Recommended by:
    boadicea, kerplunk, agnostic, bnasley

    believe this or not-it was a great night for progressuves!

    With all the power of the Democratic party itself behind her-we nearly unseated an encumbent!

    We nearly toppled a "party-line-corporatist-establishment-democrat."

    It was the shot heard around DNC headquarters.

    We sent em' their wake-up call-and it was loud and clear.

    Make no mistake: they came within a hair's breadth from losing to us-and they know it!

    Progressives-organized labor-activists-grass roots supporters-we moved a mountain!

    This truly counted-and it counted BIG.

    Take a bow-people!

    Take a bow!

    "Republicans keep saying they want their country back. I want my country forward."-Bill Maher

    by lyvwyr101 on Wed Jun 09, 2010 at 01:17:05 PM PDT

  •  Thanks for this very important diary, A.G. n/t (4+ / 0-)
    Recommended by:
    3goldens, agnostic, bnasley, m00finsan
  •  EXACTLY! (4+ / 0-)
    Recommended by:
    boadicea, looty, bnasley, m00finsan

    Rome wasn't burned in a day. Oh wait, wrong meta-4.

    OK, the whirled trade center did not collapse in a  . . .  that's wrong, too.

    Actually, I view the results so far as superb. We have numbers, we have assets, and for the first time in my memory, we have organization, communication, and a will to succeed. Some of each were missing in battles past.

    If you seriously think about it, forcing a runoff, then coming within a few thousand to take down a sitting senator, even a senator from Wallmart, that is one hell of an accomplishment.

    Even better, the DC based democratic bloatway, upon consideration, thought, and licking their wounds, will realize that they need us far more than we need them.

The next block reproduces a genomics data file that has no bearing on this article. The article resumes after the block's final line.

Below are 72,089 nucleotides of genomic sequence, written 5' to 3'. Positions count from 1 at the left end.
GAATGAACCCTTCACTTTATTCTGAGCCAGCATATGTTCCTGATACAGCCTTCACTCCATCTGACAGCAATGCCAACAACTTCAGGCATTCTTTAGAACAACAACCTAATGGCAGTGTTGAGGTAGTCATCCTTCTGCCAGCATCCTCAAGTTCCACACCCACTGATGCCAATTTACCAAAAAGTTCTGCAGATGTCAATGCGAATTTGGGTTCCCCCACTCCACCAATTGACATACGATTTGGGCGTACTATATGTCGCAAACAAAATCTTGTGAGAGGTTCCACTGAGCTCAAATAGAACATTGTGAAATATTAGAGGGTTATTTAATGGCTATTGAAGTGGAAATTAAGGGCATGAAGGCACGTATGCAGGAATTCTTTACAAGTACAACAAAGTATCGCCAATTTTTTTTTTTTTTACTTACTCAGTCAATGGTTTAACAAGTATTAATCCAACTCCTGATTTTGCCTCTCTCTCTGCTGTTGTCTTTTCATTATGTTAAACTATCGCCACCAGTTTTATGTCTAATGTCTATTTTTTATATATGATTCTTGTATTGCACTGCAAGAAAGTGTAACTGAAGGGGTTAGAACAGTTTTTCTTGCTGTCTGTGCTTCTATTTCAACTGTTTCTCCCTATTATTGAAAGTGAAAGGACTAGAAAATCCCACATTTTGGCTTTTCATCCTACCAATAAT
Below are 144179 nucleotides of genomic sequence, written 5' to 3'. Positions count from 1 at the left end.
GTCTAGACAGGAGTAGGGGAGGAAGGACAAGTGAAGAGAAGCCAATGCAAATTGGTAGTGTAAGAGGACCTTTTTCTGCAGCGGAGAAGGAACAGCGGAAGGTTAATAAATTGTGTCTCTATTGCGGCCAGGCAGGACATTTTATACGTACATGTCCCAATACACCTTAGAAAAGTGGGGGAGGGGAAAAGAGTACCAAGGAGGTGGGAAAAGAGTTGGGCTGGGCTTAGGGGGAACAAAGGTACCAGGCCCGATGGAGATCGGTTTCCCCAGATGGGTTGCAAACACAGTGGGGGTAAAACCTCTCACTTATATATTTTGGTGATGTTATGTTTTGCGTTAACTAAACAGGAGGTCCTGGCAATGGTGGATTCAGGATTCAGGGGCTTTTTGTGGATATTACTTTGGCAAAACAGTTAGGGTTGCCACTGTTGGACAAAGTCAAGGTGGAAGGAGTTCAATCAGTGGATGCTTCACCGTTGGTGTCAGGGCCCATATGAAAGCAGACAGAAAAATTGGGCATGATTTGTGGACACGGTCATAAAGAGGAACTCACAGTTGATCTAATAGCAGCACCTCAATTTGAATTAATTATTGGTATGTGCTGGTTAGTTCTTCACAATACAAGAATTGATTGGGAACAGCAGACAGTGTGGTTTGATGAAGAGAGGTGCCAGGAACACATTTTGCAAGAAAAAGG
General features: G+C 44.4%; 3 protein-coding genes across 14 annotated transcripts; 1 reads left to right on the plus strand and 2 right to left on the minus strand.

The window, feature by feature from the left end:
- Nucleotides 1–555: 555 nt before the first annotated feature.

Frankly, what does it matter if we have a DLC tool like Blanched voting against us, or whether the GOP installed another robot to do the same? OK, on some issues it might be worse, but on the other hand, people are even more sick and tired of the GOP than others.

    What we call god is merely a living creature with superior technology & understanding. If their fragile egos demand prayer, they lose that superiority.

    by agnostic on Wed Jun 09, 2010 at 01:24:06 PM PDT

  •  Umm No. There is no prize (3+ / 0-)
    Recommended by:
    bigchin, m00finsan, fasteddie9318

    for finishing second in politics. Progressive groups and labor spend 10 million dollars and couldn't defeat an unpopular senator from Arkansas in a race where only about 255k people turned out to vote. I get it that you've to claim victory in order to fundraise for future races but truth is that it was a bad loss.

    •  That's true if all you value is politics (2+ / 0-)
      Recommended by:
      bnasley, Fiona West

      Some of us care about the soul and direction of the party, and we made a very smug corporatists and her supporters very afraid of us.

      If you can find money to kill people, you can find money to help people. --Tony Benn

      by rhetoricus on Wed Jun 09, 2010 at 01:35:16 PM PDT

      [ Parent ]

      •  Not really. (2+ / 0-)
        Recommended by:
        bigchin, fasteddie9318

        Victory over Lieberman in the primaries was a much bigger victory than this scare of Lincoln and it didn't exactly put fear of God in US senators. If anything, Clinton and Obama get to tell Democratic senators that they saved Lincoln which makes establishment even stronger.

        •  We haven't begun to fight these guys (0+ / 0-)